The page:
The politicians and officials in the Orihuela Town Hall openly hide behind a discriminatory Spanish law which excludes non-Spanish voters from the calculation to determine the number of polling stations which must be provided. This law is particularly discriminatory in Orihuela Costa where nearly 60% of the voters are non-Spanish. The law does not prevent the local government from increasing the minimum number of polling stations, as C.L.AR.O. confirmed when we were successful in having the electoral authorities increase the number of tables in the polling stations in Orihuela Costa. We were unfortunately too late to try to have the number of polling stations increased.
C.L.A.R.O. is determined to challenge what may have been electoral fraud. We will do so not because the confusion and obstacles to voting almost certainly cost the coast a directly elected C.L.A.R.O. councillor (we were only 50 votes short of success). It is too late to change that. But there will be a next time and we cannot allow the legal, democratic rights of those living in Orihuela Costa to be abused. If Orihuela Costa's political voice is not heard, the quality of life will suffer.
C.L.A.R.O. will petition the European Parliament to denounce the discriminatory law which excludes the number of non-Spanish voters from the calculation of the number of polling stations which must legally be provided. This has been the pretext which the Orihuela Town Hall has sheltered behind in limiting the number of polling stations in Orihuela Costa to three. We will also challenge the way in which the boundaries were drawn, causing confusion and obliging unreasonable distances to be travelled to exercise the right to vote.
A Petition to the European Parliament will inevitably take time before it can succeed. This was our experience in C.L.A.R.O.'s 2007 Petition when voting application forms were not delivered by post to non-Spanish residents living in Orihuela Costa because the government had not provided the coast with official street names and house numbers. We were eventually successful, thanks to which we have the basis of an operative postal service – only to be challenged later in other ways!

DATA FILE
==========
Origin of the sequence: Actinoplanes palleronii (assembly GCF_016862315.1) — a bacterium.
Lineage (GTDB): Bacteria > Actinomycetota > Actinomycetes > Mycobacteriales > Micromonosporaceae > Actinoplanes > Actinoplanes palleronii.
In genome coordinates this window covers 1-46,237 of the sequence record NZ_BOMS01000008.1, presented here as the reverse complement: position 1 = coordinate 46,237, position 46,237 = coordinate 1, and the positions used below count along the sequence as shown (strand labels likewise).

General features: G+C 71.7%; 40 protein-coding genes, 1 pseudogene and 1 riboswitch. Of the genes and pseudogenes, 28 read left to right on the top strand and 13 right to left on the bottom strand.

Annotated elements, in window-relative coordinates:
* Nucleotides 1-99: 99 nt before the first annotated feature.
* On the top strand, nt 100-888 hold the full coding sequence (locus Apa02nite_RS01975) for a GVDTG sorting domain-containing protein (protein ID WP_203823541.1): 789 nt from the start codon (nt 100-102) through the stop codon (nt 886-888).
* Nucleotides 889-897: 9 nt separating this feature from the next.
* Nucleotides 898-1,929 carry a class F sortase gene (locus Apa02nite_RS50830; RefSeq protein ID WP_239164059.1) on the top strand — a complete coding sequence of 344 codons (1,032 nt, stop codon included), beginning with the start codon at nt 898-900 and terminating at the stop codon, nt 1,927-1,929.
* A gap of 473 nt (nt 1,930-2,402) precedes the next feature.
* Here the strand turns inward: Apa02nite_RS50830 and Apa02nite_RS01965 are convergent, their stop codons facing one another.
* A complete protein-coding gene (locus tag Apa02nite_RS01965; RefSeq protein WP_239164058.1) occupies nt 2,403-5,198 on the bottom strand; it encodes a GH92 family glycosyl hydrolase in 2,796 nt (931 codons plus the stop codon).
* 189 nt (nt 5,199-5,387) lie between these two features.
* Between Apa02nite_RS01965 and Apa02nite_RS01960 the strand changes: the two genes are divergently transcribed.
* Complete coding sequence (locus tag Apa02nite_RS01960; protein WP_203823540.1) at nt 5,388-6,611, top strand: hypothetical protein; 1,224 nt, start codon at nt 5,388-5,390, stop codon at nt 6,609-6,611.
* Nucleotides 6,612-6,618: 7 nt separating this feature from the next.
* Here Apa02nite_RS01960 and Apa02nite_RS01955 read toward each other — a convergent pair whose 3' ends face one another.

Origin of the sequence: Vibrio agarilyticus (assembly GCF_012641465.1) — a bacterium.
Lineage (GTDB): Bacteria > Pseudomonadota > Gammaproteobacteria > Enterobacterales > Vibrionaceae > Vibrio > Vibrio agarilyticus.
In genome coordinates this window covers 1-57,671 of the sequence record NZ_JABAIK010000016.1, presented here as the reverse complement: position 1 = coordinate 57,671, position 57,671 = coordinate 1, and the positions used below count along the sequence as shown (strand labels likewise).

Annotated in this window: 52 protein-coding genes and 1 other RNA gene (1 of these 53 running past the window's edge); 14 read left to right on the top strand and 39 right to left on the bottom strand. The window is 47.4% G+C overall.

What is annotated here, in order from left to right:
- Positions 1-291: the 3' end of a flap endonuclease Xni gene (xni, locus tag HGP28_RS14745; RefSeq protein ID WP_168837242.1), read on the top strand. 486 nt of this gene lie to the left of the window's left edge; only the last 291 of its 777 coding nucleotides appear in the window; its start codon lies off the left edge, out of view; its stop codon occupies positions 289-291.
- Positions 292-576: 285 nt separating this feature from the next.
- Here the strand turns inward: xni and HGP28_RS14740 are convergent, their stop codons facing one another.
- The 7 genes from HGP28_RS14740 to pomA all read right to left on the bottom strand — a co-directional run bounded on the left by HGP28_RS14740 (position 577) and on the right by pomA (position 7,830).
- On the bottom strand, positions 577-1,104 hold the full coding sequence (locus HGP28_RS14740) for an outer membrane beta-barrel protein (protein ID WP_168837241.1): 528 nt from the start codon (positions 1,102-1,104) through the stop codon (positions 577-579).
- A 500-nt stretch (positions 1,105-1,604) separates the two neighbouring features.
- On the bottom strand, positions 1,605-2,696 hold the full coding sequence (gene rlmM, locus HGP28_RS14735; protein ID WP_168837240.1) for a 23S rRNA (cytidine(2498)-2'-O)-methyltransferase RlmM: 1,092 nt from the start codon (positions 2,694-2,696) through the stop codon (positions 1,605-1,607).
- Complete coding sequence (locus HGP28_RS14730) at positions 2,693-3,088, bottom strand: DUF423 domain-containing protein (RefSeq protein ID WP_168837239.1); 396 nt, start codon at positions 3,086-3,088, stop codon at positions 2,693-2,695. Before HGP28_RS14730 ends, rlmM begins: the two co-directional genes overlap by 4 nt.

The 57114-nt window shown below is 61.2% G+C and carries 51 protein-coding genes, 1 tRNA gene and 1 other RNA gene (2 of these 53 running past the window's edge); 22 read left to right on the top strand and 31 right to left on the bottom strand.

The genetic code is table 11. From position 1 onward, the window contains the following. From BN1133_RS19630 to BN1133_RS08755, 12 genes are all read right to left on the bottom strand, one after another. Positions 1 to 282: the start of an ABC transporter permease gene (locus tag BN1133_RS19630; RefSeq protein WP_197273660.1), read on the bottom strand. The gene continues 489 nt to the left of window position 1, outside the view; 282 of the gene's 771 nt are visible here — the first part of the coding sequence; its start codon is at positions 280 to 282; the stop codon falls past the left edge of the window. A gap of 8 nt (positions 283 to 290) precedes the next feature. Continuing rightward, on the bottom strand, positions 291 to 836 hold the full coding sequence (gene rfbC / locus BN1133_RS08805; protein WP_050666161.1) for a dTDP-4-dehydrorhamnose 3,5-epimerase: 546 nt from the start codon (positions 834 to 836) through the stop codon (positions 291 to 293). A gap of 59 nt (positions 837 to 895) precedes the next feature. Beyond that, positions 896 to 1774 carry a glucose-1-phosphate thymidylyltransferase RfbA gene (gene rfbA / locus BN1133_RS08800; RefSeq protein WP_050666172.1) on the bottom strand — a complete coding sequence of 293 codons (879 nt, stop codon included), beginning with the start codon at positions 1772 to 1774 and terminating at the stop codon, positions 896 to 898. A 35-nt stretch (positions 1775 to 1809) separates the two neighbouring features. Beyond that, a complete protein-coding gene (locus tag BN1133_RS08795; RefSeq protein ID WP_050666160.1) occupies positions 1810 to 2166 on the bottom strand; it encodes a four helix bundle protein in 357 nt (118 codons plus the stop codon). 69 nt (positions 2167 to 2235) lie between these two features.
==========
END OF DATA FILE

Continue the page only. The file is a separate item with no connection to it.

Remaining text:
However, we are conscious that Spanish voters in Orihuela Costa could soon be affected again by the unfair geographic provision of polling stations. National elections are due before the end of the year. As a local party, C.L.A.R.O.'s legal remit does not extend to national issues. However, Spanish C.L.A.R.O. members will appeal to the Electoral Authorities to ensure that in the coming national elections, Spanish residents of Orihuela Costa exercise their vote fairly and democratically and to oblige the Orihuela local government to remove obstacles to their doing so.
The Popular Party was the winner in the municipal elections in Orihuela on 24 May. Despite being divided, they secured 11 seats in the new Town Council, two short of an absolute majority. On the left, the Socialists and Change Orihuela won 10 seats. Ciudadanos, which is the former discredited CLR party, won 3 seats. Unfortunately, C.L.A.R.O. failed by some 50 votes to keep its one councillor. We will see soon if the Popular Party chooses to govern as a minority or if they succumb to the temptation of forming a majority government with Ciudadanos, despite their frequent comments during the election campaign that Ciudadanos was a party of "interests" and not those of the people of Orihuela.